Over the summer, I’ve gotten really into AMC’s hit series, Mad Men. We’re talking ridiculously-crazy-some-people-think-it’s-all-I-ever-talk-about into Mad Men. No spoilers, please – I’ve just finished season 4!
In one of the episodes, Don Draper says something about giving the creatives room to be creative – even when they’re not. This really struck a chord with me, and while I think it can certainly be interpreted in a few different ways, I keep coming back to content development.
How many times have you sat there, staring at a blank page, watching the cursor’s maddening blink, willing the words to come forth? How many times have you tapped your foot or drummed your fingers impatiently, waiting for the lightening strike that would inspire pure genius?
And how many times have you sat there, a little disappointed and mostly frustrated, because the only thing that comes out just doesn’t meet your expectations?
Too often, we try to force ourselves to be creative when the proverbial well is dry. Creativity is, of course, important to content development, and so we place these demands on ourselves and our time. Ideas, ideas, ideas. Create, create, create.
Creativity isn’t an endless stream. It’s a renewable resource. It will run out, but it will also replenish. As part of the content development process, we need to account for that because it will happen from time to time. No one is inspired 24/7, and that’s okay.
Still, it’s important to make sure that you don’t let a lack of inspiration or occasional lapse in focus derail your efforts. What’s more, don’t let it be an excuse for giving up. Taking a break is healthy now and again, but six content-less months isn’t really a break, per se.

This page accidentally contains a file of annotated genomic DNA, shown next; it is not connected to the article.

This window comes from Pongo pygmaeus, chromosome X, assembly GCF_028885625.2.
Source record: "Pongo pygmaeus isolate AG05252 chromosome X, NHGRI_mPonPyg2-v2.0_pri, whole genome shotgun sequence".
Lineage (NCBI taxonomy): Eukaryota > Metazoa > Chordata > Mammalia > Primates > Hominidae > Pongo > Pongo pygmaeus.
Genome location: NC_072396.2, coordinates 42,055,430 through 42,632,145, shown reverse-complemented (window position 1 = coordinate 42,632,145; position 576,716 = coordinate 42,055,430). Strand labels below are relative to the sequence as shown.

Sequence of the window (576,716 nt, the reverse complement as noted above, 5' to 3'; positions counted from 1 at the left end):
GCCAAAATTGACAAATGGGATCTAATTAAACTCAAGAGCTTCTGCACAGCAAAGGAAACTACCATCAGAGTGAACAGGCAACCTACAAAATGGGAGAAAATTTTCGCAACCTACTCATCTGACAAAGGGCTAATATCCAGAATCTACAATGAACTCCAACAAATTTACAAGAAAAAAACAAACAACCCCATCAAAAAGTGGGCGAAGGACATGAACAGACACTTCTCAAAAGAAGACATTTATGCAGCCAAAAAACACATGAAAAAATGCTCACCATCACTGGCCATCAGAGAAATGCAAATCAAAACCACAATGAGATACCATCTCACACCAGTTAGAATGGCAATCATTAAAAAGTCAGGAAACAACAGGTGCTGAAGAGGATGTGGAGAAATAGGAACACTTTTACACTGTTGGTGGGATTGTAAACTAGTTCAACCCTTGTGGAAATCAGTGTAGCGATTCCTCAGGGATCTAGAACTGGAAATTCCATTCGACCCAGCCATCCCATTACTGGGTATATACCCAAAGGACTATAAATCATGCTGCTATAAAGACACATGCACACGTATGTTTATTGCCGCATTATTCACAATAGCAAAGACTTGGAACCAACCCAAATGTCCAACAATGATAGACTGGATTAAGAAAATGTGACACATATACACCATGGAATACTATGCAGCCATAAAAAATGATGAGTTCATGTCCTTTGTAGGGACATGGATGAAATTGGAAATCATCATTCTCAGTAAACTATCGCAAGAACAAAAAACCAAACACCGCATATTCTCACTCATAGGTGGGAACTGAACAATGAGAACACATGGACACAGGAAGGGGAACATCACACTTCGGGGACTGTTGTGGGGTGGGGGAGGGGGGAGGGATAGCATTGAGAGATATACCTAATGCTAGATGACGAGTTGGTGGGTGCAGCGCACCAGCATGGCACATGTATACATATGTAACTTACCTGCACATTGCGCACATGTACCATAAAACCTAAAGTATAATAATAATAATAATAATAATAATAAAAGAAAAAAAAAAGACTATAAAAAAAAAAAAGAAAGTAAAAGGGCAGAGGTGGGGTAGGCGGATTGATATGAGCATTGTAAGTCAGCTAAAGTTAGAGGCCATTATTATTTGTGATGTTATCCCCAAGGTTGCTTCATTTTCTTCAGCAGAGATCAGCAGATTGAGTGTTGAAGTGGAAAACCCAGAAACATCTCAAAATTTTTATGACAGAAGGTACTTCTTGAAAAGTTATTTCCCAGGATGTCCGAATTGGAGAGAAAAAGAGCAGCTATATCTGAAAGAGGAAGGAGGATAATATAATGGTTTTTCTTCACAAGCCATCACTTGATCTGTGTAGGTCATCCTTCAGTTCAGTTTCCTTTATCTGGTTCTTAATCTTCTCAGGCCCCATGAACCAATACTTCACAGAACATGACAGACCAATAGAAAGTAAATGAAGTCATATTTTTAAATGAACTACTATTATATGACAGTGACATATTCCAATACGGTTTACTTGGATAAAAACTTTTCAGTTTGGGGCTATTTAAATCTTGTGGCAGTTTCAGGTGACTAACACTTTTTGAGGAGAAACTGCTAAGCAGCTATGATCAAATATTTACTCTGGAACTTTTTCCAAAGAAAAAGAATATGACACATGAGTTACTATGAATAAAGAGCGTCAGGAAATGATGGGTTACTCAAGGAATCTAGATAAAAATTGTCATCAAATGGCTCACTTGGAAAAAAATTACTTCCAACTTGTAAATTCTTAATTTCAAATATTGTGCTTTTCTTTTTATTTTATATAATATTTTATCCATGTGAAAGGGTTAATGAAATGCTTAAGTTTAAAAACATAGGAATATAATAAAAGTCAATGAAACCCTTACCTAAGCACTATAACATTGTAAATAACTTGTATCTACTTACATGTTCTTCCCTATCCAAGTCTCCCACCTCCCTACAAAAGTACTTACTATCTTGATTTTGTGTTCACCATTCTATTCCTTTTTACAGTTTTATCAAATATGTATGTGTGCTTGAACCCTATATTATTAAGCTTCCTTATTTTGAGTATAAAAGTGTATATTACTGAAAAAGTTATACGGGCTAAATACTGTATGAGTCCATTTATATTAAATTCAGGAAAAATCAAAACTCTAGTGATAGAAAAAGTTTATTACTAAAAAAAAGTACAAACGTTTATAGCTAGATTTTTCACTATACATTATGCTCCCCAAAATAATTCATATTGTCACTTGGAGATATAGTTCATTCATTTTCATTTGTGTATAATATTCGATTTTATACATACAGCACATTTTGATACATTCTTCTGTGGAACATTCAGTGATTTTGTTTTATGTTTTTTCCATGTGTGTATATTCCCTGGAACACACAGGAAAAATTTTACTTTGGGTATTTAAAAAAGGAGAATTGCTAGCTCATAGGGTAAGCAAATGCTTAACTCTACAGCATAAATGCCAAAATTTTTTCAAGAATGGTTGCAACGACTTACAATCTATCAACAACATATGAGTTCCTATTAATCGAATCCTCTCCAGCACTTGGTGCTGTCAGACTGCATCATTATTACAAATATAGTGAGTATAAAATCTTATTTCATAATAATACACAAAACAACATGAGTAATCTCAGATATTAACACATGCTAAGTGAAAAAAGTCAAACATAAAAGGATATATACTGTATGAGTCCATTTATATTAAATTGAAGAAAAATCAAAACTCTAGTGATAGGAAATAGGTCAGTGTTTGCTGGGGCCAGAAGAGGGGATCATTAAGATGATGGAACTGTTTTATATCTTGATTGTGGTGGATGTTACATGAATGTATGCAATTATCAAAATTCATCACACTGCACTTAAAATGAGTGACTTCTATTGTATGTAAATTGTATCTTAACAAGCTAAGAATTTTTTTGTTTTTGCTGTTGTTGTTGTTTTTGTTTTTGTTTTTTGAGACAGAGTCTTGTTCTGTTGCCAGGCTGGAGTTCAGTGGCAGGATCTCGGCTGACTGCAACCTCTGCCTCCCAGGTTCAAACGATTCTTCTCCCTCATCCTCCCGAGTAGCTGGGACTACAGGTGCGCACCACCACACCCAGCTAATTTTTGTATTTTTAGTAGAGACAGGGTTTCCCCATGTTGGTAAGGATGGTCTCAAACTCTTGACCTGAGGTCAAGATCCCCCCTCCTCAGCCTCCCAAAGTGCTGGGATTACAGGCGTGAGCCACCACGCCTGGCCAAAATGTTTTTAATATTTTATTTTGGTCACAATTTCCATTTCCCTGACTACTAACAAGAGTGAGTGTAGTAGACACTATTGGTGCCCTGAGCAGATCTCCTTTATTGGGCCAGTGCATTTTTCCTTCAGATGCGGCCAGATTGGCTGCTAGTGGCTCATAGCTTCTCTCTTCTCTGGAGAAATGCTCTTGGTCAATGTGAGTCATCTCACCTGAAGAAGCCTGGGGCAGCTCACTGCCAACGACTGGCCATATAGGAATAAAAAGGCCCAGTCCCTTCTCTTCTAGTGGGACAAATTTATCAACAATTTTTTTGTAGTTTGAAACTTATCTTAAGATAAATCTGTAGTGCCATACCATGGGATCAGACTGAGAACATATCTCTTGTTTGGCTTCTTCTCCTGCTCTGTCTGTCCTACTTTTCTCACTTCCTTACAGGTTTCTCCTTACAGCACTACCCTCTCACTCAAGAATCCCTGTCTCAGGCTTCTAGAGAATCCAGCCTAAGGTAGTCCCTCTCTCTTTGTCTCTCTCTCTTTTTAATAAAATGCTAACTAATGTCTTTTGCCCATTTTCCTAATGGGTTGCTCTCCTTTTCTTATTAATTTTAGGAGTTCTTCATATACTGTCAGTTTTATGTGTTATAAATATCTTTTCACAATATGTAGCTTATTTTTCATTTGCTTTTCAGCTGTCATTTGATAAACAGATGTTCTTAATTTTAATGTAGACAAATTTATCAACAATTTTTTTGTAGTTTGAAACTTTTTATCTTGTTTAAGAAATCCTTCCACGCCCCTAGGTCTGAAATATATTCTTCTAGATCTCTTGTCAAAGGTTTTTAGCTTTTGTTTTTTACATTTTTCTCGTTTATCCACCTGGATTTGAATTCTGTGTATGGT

It’s important to move words or keep at content development efforts with regularity, but forcing them can sometimes make the situation worse. If you create something just to have something to show, it might lack passion or focus. We’ve all been there, shaking our heads and saying, “it’s okay, but it’s not my best work.” The goal here is to make that as rare an occasion as possible.
While earning my creative writing minor at Susquehanna University, one of the earliest and most valuable lessons I learned was to write through “writer’s block.” Keep at it, even if it’s no good. Not every effort will be a winner, and it’s important to recognize the difference. As a tutor in the university’s writing center and, later, as a high school English teacher, I advised students to use a free-writing technique in order to get all the “garbage” down on paper. For every page of dead-ends or ideas that just weren’t very good, there is almost always one gem that can be used.
Do these lessons apply to content development? Absolutely. Whether you’re creating a blog post, white paper, infographic, eBook, video, or any other kind of content, understand that sometimes rough drafts help you find your focus. Does it take more time? Yes. Sometimes it does. And time is money, I know.